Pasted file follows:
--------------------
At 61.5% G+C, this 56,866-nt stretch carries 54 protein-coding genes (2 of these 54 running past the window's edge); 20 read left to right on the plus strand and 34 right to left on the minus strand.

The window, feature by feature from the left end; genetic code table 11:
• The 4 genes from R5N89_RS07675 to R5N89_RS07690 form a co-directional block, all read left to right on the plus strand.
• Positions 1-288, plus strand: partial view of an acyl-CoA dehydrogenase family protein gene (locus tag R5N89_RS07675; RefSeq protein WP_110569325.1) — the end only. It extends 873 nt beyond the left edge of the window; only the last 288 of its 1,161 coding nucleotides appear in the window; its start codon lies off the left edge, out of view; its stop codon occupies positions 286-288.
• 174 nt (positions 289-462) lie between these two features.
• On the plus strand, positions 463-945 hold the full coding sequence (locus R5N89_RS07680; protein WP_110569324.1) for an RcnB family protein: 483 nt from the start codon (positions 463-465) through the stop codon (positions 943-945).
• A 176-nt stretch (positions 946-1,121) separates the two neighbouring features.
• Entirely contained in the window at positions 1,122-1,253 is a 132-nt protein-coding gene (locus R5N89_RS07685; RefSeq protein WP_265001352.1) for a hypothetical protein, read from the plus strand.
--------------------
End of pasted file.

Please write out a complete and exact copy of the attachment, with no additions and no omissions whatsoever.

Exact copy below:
At 61.5% G+C, this 56,866-nt stretch carries 54 protein-coding genes (2 of these 54 running past the window's edge); 20 read left to right on the plus strand and 34 right to left on the minus strand.

The window, feature by feature from the left end; genetic code table 11:
• The 4 genes from R5N89_RS07675 to R5N89_RS07690 form a co-directional block, all read left to right on the plus strand.
• Positions 1-288, plus strand: partial view of an acyl-CoA dehydrogenase family protein gene (locus tag R5N89_RS07675; RefSeq protein WP_110569325.1) — the end only. It extends 873 nt beyond the left edge of the window; only the last 288 of its 1,161 coding nucleotides appear in the window; its start codon lies off the left edge, out of view; its stop codon occupies positions 286-288.
• 174 nt (positions 289-462) lie between these two features.
• On the plus strand, positions 463-945 hold the full coding sequence (locus R5N89_RS07680; protein WP_110569324.1) for an RcnB family protein: 483 nt from the start codon (positions 463-465) through the stop codon (positions 943-945).
• A 176-nt stretch (positions 946-1,121) separates the two neighbouring features.
• Entirely contained in the window at positions 1,122-1,253 is a 132-nt protein-coding gene (locus R5N89_RS07685; RefSeq protein WP_265001352.1) for a hypothetical protein, read from the plus strand.